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FLOW-AID - Case studies

The irrigating system developed within the FLOW-AID project integrates innovative sensor technologies into a decision support system, taking into consideration boundary conditions and constraints for a number of practical growing systems in the Mediterranean.
This water cycle management system has been evaluated at five sites located in Italy, Turkey, Lebanon, Jordan and the Netherlands. The sites differ in the type of local constraints, irrigation structures, crop types, local water supplies, availability of water and water sources in amount and quality, the local goals, and their complexity. The same equipment was used all the experiments, but as the local conditions differ widely in the different areas the technical equipment needed some altering to suit the local circumstances.
These water cycle monitoring experiments were performed in several trials during three growing seasons in 2007-2009. Testing and calibrating the modules in view of relevant factors included the following studies:

Container-grown landscaping ornamentals in a Mediterranean climate (Italy)
Over-irrigation problems are common in outdoor nurseries in the Pistoia area in Italy when using conventional drop or sprinkler irrigation. Cultivation of many different species on the same plot makes irrigation scheduling difficult and water quality is constantly worsening in the area. A prototype on-line sensing, root-zone based irrigation control was developed to suit these local conditions, and was evaluated through studies on four container-grown landscaping ornamentals in outdoor nurseries.  Also, the application of closed-loop (recycling water from draining) growing systems was tested, preventing environmental pollution caused by the leaching of fertilisers, weed-control agents and pesticides.

Drip-irrigated cucumber grown in greenhouses under a mild winter-climate (Turkey)
This field test took place in the surroundings of the third largest city in Turkey, the city of Izmir, where the Tahtali dam provides drinking water for the city. Within the preservation area of the dam, greenhouse production is an important agricultural activity. Pollution risks within the catchment area of the dam have brought forward regulations for leaching from the authorities. Over-irrigation is common among farmers, and to prevent leaching while ensuring crop yields, the tested irrigation decision support system was programmed to minimise the amount or chemical content of drain water.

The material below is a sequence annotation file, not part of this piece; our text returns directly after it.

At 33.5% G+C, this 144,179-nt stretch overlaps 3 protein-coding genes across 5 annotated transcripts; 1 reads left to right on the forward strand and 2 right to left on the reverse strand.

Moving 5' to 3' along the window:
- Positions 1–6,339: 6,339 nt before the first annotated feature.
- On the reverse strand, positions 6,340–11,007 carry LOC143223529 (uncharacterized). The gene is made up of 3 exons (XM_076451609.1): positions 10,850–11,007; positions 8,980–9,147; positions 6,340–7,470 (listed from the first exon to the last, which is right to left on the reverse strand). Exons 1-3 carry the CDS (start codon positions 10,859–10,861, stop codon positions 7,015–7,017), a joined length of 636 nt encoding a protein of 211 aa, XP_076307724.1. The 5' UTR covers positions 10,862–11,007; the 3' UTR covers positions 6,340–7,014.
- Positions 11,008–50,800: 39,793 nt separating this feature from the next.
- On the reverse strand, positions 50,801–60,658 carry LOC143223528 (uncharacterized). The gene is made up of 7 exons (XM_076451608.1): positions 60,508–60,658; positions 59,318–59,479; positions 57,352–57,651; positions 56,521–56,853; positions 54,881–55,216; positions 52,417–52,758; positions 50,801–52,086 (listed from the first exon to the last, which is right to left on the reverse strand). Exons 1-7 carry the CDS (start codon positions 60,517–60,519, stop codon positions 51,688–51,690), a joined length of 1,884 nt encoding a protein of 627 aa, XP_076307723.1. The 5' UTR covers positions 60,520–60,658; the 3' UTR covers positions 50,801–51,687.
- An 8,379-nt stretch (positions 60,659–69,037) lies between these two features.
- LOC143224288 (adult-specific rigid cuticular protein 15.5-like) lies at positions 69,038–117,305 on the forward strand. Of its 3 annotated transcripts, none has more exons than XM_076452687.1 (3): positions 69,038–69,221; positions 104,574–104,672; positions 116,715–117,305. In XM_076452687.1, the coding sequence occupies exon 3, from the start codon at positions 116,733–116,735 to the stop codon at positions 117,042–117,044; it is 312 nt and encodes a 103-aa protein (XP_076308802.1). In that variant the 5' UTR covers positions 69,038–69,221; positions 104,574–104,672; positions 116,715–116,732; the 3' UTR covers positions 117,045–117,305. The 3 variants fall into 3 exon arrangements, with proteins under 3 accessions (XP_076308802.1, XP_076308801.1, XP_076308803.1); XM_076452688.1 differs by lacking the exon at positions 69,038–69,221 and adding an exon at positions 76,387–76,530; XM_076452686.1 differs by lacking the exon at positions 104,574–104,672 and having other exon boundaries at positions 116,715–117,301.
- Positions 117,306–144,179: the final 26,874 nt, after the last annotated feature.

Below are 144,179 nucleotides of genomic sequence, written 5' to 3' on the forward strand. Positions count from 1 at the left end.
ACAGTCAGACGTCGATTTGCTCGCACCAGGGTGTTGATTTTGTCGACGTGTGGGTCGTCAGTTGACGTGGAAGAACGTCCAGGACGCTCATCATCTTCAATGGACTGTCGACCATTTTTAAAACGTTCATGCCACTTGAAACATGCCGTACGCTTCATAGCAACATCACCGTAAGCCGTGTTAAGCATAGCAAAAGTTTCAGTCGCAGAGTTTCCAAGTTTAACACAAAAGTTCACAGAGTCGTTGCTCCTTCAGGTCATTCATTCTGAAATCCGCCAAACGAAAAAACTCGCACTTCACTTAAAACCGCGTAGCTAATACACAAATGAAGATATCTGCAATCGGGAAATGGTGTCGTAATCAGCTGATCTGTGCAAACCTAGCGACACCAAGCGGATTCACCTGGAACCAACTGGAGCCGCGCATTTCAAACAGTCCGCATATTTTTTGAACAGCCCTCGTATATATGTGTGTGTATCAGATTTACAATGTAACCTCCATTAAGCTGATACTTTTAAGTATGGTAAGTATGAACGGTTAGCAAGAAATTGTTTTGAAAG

Drip-irrigated tomato in arid climate (Jordan)
In Jordan, water demand is increasing and the average yearly rainfall adds very little available water due to high evaporation. Therefore, the main sources of irrigation water are ground water with different qualities and reclaimed wastewater. Scarcity and quality of irrigation water are major constraints to agricultural development in the region. The main purpose of this test was to evaluate the performance of the irrigation system when access to fresh water is limited, and the rest of the water needs are fulfilled by poor quality water.

Drip-irrigated eggplant in semi-arid climate (Lebanon)
The Bekaa Valley is a semi-arid area accounting for about half of the agricultural production in Lebanon. A quarter of the area is used for irrigated agriculture and about half of the water amount used for irrigation comes from deep-well groundwater sources. Water distributing costs have gone up drastically due to energy demand and water quality has shown a gradual deterioration, so farmers with an improper farm-level water management need to adopt new water saving techniques. A field trial was conducted to evaluate how the technological level of the irrigation method affects the performance of the irrigation system, in particular the ability of the system to manage deficit irrigation under water constraints.

Drip-irrigated lettuce under rain-fed conditions (the Netherlands):
In Limburg, in the south of the Netherlands, crops suffer rapidly from drought and nutrients leach into the ground water during heavy rain-fall due to the sandy soils in the area. To reduce nitrate emission while keeping a high crop quality and yield, growers must apply water and fertilizers more precisely. An experiment was conducted on iceberg lettuce grown on covered loamy-sandy soil beds (preventing infiltration of rain) with the aim to prevent leaching by maintaining a constant water level in the root zone at two depths.

These case studies succeeded in identifying several aspects that are important to the project results. For instance, deficit irrigation scheduling activated by sensing devices may largely enhance water use efficiency, compared to common grower practices. Leaching can be reduced, or even be prevented. A good marketable crop quality can be obtained when applying moderate deficit regimes. Acceptable marketable yields can be obtained at higher depletion values or while using poor-quality irrigation. However, the applied deficit depth must be chosen very carefully, and an optimized fertigation strategy is a prerequisite to maintain sustainability.


Source:
FLOW-AID project final report (The Netherlands, 2010)